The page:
The fruits from her cayote vine are sweet and tender when cooked. Naupaka heals cuts. She has a mamaki plant from a Wai’ale’ale seed, an oregano bush spilling in enthusiastic waves over the sides of its half-barrel, mulberries, Hawaiian yams, kalo, lilikoi, chocolate, vanilla and coffee.

Low-hanging fruits smile down at you from overhead – noni, lychee, orange, tangerine, guava, egg fruit, fig and Malabar chestnut. A mighty avocado towers above the rest. A kava flourishes near the house, growing from the grave of Felicia’s deceased bunny. In the ex-bunny space, with rich soil and many worms because of all the bunny poop, a lemon tree, a soursop and a cotton tree flourish. Nothing can die here without feeding new life.

The Akamai Learning Center

The Akamai Learning Center classroom.

The Cowden children were homeschooled for several years, and their life science lab was Mom’s back yarden. It’s all a home school project called Akamai Learning. Her book: Life is the School: Love is the Lesson is available from Amazon.com.

Check out Felicia’s websites at http://www.akamailearning.org and http://www.akamaibackyard.com.

New Safeway Construction Starting Soon

On April 18, 2005, Safeway began a $100 million brand repositioning campaign. As North America’s second-largest supermarket chain, they are refining their offering by rebranding the shopping experience itself. This has produced a new kind of sales outlet, the “lifestyle” grocery store. Starbucks, the “lifestyle” coffee shop, will have in-store kiosks.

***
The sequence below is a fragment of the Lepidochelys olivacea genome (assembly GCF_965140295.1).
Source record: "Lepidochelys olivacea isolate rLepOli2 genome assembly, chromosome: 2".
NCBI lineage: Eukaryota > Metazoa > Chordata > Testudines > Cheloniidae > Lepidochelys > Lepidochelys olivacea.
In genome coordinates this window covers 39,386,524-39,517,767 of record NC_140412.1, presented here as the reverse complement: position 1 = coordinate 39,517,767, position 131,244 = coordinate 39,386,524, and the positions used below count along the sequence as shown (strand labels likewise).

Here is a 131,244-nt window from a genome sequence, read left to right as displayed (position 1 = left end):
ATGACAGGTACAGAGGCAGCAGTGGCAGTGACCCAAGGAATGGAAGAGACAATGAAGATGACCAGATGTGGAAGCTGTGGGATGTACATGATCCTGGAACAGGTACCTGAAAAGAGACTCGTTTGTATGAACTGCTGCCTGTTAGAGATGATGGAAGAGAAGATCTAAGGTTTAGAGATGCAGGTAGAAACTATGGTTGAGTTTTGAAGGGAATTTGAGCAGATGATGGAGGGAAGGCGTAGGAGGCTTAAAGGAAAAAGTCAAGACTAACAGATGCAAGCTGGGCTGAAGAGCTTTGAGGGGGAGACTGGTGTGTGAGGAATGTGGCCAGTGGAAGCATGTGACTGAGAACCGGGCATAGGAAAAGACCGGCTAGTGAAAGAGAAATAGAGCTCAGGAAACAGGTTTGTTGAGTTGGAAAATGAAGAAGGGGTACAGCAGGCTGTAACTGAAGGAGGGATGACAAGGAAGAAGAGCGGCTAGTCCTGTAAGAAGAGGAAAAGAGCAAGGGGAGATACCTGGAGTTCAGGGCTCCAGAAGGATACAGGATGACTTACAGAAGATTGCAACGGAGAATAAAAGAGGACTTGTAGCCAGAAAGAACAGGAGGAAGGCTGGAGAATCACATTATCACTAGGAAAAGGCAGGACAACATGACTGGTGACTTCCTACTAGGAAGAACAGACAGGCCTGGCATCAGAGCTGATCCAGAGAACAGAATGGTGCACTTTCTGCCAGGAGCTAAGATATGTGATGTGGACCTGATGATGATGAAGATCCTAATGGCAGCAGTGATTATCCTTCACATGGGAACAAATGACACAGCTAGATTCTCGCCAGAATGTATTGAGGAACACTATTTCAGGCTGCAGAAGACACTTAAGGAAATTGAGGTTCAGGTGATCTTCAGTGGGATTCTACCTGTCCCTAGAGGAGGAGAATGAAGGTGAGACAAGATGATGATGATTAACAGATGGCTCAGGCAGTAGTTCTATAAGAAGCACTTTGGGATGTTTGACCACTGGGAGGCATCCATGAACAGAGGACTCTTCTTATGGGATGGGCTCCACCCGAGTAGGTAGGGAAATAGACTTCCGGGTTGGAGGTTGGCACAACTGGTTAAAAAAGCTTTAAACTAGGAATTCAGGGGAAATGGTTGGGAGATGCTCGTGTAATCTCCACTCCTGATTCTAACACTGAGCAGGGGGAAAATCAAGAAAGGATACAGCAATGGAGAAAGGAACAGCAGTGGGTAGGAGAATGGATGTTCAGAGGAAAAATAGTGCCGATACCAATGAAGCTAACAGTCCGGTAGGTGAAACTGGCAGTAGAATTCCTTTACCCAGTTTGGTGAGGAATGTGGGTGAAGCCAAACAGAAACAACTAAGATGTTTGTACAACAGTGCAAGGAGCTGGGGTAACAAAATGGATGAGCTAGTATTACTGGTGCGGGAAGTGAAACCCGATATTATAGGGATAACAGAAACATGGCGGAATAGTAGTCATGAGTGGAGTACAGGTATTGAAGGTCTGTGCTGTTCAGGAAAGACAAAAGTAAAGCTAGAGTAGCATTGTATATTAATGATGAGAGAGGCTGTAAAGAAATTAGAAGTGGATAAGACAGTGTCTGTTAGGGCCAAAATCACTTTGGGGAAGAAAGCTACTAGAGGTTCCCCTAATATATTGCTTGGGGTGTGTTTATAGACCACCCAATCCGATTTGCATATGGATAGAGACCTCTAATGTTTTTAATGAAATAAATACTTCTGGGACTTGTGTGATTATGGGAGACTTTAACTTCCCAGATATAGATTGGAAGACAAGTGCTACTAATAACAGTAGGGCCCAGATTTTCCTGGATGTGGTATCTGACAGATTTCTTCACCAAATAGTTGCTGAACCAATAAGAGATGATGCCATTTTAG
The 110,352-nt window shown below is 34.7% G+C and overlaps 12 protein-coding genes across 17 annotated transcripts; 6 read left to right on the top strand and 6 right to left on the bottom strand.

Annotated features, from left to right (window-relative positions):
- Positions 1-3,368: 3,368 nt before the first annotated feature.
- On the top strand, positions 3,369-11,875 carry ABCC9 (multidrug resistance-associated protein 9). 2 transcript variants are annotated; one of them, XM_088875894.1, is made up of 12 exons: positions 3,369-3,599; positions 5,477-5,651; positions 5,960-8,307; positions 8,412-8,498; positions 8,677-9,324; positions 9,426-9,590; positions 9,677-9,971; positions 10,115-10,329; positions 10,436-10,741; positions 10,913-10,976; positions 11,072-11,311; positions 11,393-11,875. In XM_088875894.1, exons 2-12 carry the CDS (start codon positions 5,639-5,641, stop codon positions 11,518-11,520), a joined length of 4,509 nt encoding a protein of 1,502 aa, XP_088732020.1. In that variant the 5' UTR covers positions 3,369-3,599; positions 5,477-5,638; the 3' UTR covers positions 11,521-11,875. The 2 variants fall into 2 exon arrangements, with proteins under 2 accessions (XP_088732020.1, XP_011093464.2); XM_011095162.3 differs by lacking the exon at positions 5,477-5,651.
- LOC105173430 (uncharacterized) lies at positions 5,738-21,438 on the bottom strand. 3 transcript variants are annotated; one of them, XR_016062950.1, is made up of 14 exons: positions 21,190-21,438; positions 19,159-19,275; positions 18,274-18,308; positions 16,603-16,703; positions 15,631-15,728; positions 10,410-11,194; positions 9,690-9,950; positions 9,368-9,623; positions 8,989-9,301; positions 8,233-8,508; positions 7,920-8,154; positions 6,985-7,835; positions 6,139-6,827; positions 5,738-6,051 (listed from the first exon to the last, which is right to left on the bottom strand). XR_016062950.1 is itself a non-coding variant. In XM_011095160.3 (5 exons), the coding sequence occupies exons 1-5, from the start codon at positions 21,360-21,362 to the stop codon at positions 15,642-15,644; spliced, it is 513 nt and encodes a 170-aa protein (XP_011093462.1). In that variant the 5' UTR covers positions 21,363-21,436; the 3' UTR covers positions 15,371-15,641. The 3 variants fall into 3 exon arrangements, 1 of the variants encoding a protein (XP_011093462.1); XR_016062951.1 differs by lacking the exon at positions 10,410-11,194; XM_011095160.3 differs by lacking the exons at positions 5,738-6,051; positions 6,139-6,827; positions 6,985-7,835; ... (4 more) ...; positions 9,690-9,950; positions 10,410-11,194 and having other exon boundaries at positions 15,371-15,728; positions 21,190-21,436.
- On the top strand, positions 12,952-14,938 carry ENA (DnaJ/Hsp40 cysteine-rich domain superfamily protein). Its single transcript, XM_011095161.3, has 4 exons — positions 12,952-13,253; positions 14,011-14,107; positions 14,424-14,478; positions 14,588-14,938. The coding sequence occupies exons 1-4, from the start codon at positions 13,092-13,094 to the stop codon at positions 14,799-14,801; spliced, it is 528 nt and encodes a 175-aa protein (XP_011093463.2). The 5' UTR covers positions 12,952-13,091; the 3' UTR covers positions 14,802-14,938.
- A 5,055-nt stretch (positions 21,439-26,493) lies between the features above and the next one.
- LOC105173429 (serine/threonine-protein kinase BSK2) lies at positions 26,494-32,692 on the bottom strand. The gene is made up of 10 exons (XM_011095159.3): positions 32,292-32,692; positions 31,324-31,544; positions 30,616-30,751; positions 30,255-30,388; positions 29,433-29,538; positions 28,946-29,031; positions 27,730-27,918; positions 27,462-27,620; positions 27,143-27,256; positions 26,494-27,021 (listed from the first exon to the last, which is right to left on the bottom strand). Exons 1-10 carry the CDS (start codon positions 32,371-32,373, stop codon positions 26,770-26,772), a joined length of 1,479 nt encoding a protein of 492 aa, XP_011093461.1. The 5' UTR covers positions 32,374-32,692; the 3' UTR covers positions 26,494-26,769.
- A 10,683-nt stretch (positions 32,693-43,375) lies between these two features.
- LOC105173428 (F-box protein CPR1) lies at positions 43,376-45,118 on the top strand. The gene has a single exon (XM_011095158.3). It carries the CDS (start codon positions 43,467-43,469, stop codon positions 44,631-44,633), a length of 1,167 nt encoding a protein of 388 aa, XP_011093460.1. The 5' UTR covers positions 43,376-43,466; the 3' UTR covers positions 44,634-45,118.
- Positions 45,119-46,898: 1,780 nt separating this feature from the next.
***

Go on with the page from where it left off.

As part of this policy, Safeway has plans to build a new retail center in Lihue, Kauai, to be anchored by one of these “lifestyle” grocery stores.

What in the world is a “lifestyle” grocery store? The format includes

  • inviting decor with warm ambiance and subdued lighting
  • heavy redesign of store layout
  • new employee uniforms
  • sushi and olive bars
  • in-store Starbucks kiosks
  • promotions based on the company’s extensive loyalty card database

You can see the differences are largely cosmetic, suggesting the same pleasant, fashion-focused lifestyle as the décor in Starbucks. PPC Design in Michigan designed the new look.

Over a thousand locations now have the “Lifestyle” format. “Lifestyle” format stores have seen significantly higher average weekly sales. The most recent step beyond “lifestyle” format is to build an entire retail center anchored by a “lifestyle” format supermarket, like the newly completed Avenue Shops at Safeway Center on Oahu.

Arial view of Hukulei Village ~ Photo credit: http://thegardenisland.com/news/local/article_82004322-80fc-11df-978f-001cc4c002e0.html

This same “lifestyle” format will be used in Safeway’s new 56,000-square-foot supermarket anchoring the Hokulei Village shopping complex on the 22-acre parcel at the junction of Kaumualii Highway and Nuhou Street, west of Kukui Grove Center and across from Chiefess Kamakahelei Middle School.

Hokulei Village will offer local and national retail shops, banks, offices, sit-down restaurants, a gas station, bicycle racks, a county transit stop, and a community meeting space. In all, Hokulei Village will add more than 220,000 square feet of leasable space and 1,028 parking spaces to Lihue, with outdoor seating and plazas.

The retail center is expected to set a new standard for a community-sensitive, “green” development on Kauai. Where possible, Safeway says it will use renewable and recycled building materials, minimize construction waste, and use non-potable water for landscaping. Safeway is also exploring renewable energy alternatives for the complex.